Fleet Licence Check News Blog

Cassie's Law Affects Hundreds of Driving Licences

Posted by: Fleet Licence Check - Tuesday, July 28, 2015

It does not take much for a new law to have a profound impact here in the UK. As a case in point, a piece of 2013 legislation known as ‘Cassie's Law’ has resulted in the revocation of more than 600 driving licences after individuals demonstrated they could not pass a vision test. Imagine one of those drivers being a trusted worker who usually operates your company vehicles.

A licence revocation based on Cassie's Law could very easily mean your company has dodged a bullet inasmuch as your driver was taken off the road before having an accident. On the other hand, not catching a driver who really should not be behind the wheel could result in a serious accident that opens your company to liability. As the law has demonstrated, far too many drivers on the road cannot see properly.

Origins of the Law

Cassie's Law is named after 16-year-old Cassie McCord, who was killed in 2011. The accident that took her life was caused by an 87-year-old driver losing control of his vehicle in Essex. A post-accident investigation revealed the man had failed an eye test 10 days prior but he was still allowed to drive due to a technicality. Cassie's Law was put in place to make sure this kind of thing does not happen again.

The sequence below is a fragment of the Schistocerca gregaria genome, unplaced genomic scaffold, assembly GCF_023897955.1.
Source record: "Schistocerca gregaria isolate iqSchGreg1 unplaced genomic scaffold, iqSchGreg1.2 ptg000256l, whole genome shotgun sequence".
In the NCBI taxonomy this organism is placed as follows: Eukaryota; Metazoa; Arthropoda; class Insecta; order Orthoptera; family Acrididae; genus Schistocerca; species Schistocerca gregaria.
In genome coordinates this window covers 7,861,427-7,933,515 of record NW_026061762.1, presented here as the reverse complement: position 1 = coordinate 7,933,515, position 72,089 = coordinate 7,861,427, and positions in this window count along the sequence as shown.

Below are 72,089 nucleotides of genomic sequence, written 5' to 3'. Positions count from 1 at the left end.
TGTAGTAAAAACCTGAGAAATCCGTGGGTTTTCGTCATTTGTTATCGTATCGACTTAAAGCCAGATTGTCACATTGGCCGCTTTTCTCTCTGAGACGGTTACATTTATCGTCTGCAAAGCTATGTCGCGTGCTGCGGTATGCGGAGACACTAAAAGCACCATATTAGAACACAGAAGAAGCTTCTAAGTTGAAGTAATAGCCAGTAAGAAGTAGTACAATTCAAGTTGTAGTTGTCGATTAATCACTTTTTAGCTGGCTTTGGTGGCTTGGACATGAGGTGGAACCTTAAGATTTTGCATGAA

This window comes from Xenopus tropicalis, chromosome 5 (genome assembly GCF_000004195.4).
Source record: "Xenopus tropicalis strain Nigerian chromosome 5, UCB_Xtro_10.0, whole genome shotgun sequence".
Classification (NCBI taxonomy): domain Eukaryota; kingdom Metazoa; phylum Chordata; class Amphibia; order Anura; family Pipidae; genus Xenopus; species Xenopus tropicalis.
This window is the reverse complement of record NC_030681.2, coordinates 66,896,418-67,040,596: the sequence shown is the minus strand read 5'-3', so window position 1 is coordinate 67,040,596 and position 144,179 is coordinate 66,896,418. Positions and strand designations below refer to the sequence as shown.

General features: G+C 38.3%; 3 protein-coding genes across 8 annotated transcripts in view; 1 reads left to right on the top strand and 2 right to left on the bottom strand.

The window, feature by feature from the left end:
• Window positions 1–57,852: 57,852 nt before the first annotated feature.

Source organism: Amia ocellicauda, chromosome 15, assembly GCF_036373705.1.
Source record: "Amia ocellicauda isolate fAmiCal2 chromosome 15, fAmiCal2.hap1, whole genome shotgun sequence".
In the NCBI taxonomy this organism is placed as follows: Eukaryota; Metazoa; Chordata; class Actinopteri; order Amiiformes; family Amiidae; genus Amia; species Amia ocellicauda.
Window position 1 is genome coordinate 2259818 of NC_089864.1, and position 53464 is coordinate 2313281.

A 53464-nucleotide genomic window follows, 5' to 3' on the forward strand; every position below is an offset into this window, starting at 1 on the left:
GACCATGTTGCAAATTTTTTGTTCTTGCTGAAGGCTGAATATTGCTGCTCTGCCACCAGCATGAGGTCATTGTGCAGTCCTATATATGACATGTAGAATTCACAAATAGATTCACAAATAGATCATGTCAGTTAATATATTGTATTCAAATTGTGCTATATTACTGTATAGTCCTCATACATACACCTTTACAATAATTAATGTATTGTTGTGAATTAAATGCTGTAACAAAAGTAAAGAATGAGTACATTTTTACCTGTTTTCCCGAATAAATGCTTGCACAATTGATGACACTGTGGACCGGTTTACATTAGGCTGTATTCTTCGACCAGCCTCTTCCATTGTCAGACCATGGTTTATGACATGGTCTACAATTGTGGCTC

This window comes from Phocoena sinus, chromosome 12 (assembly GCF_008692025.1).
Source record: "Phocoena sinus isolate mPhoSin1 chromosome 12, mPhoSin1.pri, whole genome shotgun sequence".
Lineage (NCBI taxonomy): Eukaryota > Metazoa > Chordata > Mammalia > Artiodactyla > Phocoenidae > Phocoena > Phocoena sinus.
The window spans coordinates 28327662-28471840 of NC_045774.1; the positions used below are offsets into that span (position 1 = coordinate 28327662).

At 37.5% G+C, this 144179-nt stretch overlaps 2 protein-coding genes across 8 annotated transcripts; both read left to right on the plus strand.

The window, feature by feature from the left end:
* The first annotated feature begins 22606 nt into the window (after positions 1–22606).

cassies law - driver behaviour

According to The Guardian, police agencies across Britain have invoked the law 619 times since they were given broader powers in 2013. Enforcement actions have resulted in 609 driving licence revocations issued by the DVLA.

Prior to the enactment of Cassie's Law, police had no means of preventing a driver from continuing to operate a motor vehicle despite a failed eye test. In the case of the driver that killed McCord, police strongly encourage the man to stop driving yet they had no authority to immediately suspend his licence privileges. That is no longer the case. Police can now suspend a driving licence immediately; the DVLA can follow up with a revocation.

Not Necessarily Wilful

We believe it is important to point out that continuing to operate a car even with failed eyesight is not necessarily an intentional decision on the part of every driver. It is common for people to begin losing their eyesight gradually, without ever realising something is wrong. It is not until they actually have an official vision test that they realise they cannot see as well as they used to. This does not excuse actions, however.

Your company should have policies in place to make sure your drivers are not suffering from failed eyesight. HGV and PCV drivers are required to undergo annual health screenings, partly for this very reason, but drivers operating small vans or passenger vehicles are not under the same restrictions. Therefore, it is up to employers to make sure drivers remain safe.

Fleet Licence Check can assist your company by providing regular licence checking services. We have been serving our motoring customers throughout the UK for more than 20 years.


1.The Guardian – http://www.theguardian.com/uk-news/2015/jul/26/cassies-law-609-drivers-lose-licence-after-tougher-police-power-on-eye-tests

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